After her Olympic success, Lee claimed sprint gold at October's World Cup first leg in Colombia, and then two bronze medals - one in the keirin, in November's second leg in Scotland, and the other in the sprint in January's final leg in Mexico. She finished as the overall champion in both events.
And she didn't stop there. At February's World Championships in Belarus, she won the 500-metre time-trial gold and a bronze in the sprint. This month, she won two more gold medals, in the 500m time trial and keirin, at the Asian Championships in India.
So it was no surprise that she won the prestigious Best of the Best Sports Stars Award at last week's "Oscars" of Hong Kong sport.
Yet Lee never thought she'd reach such heights. "I didn't have winning an Olympic medal as a goal when I started cycling," Lee, 25, says. "I believed it would sound like boasting if I did. Instead, I just raised my target from time to time.
"As I improved, first I planned to win the Asian Championships and Asian Games. Then, after winning at both these competitions, I set targets at the World Championships and Olympics. I always think things have to be done step by step."
Right from the start Lee showed the drive and desire to be a winner. She began cycling while a Form Three student at Leung Shek Chee College, in Kwun Tong. She overcame mild anaemia, a medical condition affecting the blood, to become a top athlete.
After taking her HKCEE in 2004, she became a full-time professional cyclist. But the road to success has not been easy. She trains in Guangzhou and Kunming, in Yunnan province, meaning she spends most of the year away from her family.
Even at last week's awards ceremony, Lee had little time to chat with her mother and elder sister, Vivien, as she was caught in a whirlwind of picture-taking and autograph-signing with her fans.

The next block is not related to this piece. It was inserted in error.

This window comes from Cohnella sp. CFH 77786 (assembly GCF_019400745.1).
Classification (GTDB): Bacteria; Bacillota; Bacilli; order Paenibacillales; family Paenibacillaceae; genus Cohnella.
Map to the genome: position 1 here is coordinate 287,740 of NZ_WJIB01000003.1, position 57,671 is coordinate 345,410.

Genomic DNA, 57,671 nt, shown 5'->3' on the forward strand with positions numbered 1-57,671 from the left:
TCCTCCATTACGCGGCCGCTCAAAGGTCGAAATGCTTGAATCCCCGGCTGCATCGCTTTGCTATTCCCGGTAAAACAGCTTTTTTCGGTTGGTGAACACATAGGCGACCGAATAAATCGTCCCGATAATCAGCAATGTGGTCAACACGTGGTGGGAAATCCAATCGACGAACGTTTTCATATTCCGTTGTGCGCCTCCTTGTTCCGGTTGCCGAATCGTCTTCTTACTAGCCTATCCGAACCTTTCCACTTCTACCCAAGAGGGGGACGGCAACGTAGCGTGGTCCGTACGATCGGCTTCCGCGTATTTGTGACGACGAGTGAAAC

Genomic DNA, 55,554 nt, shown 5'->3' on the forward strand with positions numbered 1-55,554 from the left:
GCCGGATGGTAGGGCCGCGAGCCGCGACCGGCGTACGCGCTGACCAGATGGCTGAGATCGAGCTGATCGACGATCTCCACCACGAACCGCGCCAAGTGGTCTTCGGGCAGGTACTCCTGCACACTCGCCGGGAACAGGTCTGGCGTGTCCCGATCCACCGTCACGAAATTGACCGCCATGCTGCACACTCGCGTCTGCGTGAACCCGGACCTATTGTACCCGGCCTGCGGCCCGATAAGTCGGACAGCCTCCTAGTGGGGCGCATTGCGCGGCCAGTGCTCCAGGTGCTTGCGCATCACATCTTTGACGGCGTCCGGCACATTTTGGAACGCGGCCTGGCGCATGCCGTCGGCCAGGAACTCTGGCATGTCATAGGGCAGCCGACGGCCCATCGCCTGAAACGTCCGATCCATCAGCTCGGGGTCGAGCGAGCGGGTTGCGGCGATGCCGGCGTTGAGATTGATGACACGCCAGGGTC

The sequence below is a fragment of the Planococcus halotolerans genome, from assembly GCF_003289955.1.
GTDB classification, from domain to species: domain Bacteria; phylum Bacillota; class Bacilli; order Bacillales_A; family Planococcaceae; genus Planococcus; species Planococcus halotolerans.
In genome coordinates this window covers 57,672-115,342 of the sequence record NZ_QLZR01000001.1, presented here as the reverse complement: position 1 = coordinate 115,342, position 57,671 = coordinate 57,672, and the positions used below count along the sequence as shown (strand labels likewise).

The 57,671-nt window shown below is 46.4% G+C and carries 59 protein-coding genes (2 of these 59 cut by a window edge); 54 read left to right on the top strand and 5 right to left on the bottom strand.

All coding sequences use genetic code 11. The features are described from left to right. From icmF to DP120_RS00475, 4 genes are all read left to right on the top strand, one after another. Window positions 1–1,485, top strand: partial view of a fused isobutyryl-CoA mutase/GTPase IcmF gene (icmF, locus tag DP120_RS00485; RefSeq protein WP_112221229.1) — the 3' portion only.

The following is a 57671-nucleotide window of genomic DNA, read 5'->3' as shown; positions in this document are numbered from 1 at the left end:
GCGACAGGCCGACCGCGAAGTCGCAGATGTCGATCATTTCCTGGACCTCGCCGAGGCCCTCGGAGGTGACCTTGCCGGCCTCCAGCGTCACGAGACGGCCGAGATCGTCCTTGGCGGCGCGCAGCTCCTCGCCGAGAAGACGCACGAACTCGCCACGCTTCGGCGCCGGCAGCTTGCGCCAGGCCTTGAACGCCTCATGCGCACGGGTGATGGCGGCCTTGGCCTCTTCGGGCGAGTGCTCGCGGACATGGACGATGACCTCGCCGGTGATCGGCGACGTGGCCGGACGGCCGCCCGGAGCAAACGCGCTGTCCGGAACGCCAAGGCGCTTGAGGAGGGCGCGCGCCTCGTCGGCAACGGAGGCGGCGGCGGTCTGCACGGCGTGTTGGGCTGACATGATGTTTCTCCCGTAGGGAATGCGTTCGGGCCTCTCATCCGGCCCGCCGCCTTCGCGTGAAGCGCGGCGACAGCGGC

Sarah Lee (centre) celebrates winning the Best of the Best award with her sister, Vivien (left), and her mother. Kevin Kung/SCMP
Hong Kong's cycling team will be able to train closer to home when the Tseung Kwan O Indoor Velodrome opens this year. For now, she copes with homesickness while competing abroad by imagining her family cheering her on.
"When I go on the track in major tournaments, I always have a feeling that my loved ones are watching me in action through the live broadcast. We're far apart, but there is a connection between us somehow."
She is looking forward to this year's National Games, in Shenyang, in Liaoning province, where she hopes to win medals in the keirin and sprint events.
"I use the pressure like a fuel for competing," she says. "I'm used to the repetitive training each day. I like this systematic lifestyle and have learned how to relax between the intense races to stay in top form."
Despite her success, she has never forgotten where she started her career as a cyclist. She has gone back to Leung Shek Chee College to encourage students to follow their dreams. "I try to use my personal experience to influence the younger generation," she says. "I told them that everyone has a dream and we should all attempt to realise it. I emphasised to them that we should not let ourselves regret something by failing to try it at all."